University of Hertfordshire

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By the same authors

A survey of the experience of living with dementia in a dementia friendly community

Research output: Contribution to journalArticlepeer-review


  • Nicole Darlington
  • Antony Arthur
  • Michael Woodward
  • Stefanie Buckner
  • Anne Killett
  • Louise Lafortune
  • Elspeth Mathie
  • Andrea Mayrhofer
  • John Thurman
  • Claire Goodman
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Original languageEnglish
Early online date8 Oct 2020
Publication statusE-pub ahead of print - 8 Oct 2020


Dementia Friendly Communities (DFCs) are one way in which people living with dementia can be supported to be active, engaged and valued citizens. Quantitative evaluations of the experiences of those with dementia living within these communities is limited. This paper reports findings from a survey of people living with dementia on their experience of living in a dementia friendly community. Two-hundred and forty people living with dementia (PLWD) took part in a cross-sectional survey in six sites across England. Around half of respondents were aware they were living in a DFC. Awareness of living in a DFC was associated with taking part in leisure activities (p=0.042), community centre attendance (p=0.009), being involved in organised activities or groups (p<0.001), feeling understood (p=0.008) and being valued for their own contributions (p=0.002). This study illustrates the potential of surveys and value of accessing PLWD through different pathways to explore the reach and impact of dementia friendly initiatives.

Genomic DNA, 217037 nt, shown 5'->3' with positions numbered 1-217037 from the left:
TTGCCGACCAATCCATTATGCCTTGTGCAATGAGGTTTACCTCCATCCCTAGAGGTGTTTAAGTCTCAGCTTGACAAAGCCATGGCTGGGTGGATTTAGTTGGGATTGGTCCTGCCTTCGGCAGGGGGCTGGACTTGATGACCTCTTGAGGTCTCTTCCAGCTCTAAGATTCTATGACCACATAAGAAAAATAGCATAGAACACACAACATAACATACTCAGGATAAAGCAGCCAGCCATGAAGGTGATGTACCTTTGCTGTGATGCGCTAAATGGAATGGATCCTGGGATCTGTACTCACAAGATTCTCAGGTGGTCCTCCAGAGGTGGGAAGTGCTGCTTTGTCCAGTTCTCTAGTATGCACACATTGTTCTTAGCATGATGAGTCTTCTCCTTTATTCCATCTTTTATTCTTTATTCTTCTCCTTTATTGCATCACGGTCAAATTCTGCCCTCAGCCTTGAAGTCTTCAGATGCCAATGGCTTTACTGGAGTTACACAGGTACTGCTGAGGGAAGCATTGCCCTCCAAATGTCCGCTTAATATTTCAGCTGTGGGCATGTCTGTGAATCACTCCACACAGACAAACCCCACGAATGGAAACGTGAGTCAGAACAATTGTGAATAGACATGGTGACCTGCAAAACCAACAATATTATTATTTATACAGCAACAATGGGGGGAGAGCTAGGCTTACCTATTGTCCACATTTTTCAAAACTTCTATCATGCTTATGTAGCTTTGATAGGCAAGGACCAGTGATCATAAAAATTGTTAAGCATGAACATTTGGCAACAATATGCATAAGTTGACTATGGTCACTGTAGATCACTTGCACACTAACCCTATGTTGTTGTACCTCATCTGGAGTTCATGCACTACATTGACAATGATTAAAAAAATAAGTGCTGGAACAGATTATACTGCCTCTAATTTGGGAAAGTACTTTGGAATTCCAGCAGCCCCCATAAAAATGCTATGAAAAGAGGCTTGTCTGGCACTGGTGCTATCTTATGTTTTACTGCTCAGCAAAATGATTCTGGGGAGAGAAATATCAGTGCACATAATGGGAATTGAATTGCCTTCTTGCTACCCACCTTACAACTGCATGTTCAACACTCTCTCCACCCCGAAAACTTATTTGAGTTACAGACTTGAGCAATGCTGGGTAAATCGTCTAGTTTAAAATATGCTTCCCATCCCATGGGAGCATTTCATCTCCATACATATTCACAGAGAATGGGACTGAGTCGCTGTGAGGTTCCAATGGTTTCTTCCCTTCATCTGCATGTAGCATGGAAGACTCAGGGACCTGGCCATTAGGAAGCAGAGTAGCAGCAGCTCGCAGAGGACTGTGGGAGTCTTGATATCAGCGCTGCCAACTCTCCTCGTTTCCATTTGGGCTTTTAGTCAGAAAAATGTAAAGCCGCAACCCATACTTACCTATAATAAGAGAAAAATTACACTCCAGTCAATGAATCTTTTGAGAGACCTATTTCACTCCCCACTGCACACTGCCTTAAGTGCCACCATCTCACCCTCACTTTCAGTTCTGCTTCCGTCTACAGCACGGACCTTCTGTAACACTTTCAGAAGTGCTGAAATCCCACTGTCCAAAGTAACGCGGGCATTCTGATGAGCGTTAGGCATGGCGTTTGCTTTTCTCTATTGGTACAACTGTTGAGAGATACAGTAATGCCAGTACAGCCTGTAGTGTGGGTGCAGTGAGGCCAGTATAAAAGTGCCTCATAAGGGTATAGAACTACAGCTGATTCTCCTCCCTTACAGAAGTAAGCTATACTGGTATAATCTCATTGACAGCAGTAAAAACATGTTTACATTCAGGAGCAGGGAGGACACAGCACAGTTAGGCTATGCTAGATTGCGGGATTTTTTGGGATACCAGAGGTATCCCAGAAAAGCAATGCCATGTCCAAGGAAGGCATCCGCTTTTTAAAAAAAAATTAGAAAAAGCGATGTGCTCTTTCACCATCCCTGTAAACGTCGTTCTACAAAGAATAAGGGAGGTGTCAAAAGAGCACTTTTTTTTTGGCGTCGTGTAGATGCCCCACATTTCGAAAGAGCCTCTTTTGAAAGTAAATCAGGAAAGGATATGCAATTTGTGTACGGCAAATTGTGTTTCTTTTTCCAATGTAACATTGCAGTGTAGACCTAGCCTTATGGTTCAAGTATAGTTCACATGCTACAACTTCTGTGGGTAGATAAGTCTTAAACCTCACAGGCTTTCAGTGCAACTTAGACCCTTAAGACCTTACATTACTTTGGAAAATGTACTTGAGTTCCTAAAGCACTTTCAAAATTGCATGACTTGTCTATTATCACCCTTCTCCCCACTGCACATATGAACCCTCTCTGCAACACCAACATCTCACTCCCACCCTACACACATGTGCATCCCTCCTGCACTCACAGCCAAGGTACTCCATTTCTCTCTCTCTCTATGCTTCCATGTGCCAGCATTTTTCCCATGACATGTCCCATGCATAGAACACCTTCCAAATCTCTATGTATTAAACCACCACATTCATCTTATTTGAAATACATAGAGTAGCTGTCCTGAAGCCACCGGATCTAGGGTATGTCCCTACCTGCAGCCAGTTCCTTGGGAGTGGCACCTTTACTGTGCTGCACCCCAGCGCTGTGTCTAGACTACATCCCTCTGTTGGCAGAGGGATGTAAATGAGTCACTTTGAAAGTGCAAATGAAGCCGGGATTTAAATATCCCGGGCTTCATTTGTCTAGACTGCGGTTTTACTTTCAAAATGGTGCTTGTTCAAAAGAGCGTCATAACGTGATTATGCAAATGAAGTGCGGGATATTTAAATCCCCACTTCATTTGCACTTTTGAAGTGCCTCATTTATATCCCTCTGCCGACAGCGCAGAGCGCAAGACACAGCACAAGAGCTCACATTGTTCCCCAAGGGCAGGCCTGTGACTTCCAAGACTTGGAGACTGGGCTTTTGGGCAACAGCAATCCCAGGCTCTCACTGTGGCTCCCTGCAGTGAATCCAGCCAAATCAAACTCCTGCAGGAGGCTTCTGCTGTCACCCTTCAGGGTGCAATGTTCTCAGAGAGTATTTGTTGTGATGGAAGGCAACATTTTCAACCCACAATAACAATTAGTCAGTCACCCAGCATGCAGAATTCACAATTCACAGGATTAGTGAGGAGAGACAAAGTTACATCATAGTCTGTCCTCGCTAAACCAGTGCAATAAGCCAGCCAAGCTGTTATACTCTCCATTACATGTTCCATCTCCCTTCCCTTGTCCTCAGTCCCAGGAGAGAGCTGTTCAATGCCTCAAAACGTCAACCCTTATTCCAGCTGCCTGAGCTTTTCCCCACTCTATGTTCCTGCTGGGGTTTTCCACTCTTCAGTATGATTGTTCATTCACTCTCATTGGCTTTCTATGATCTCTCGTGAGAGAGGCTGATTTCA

© 2020 The Author(s). This article is distributed under the terms of the Creative Commons Attribution 4.0 License ( which permits any use, reproduction and distribution of the work without further permission provided the original work is attributed as specified on the SAGE and Open Access page (

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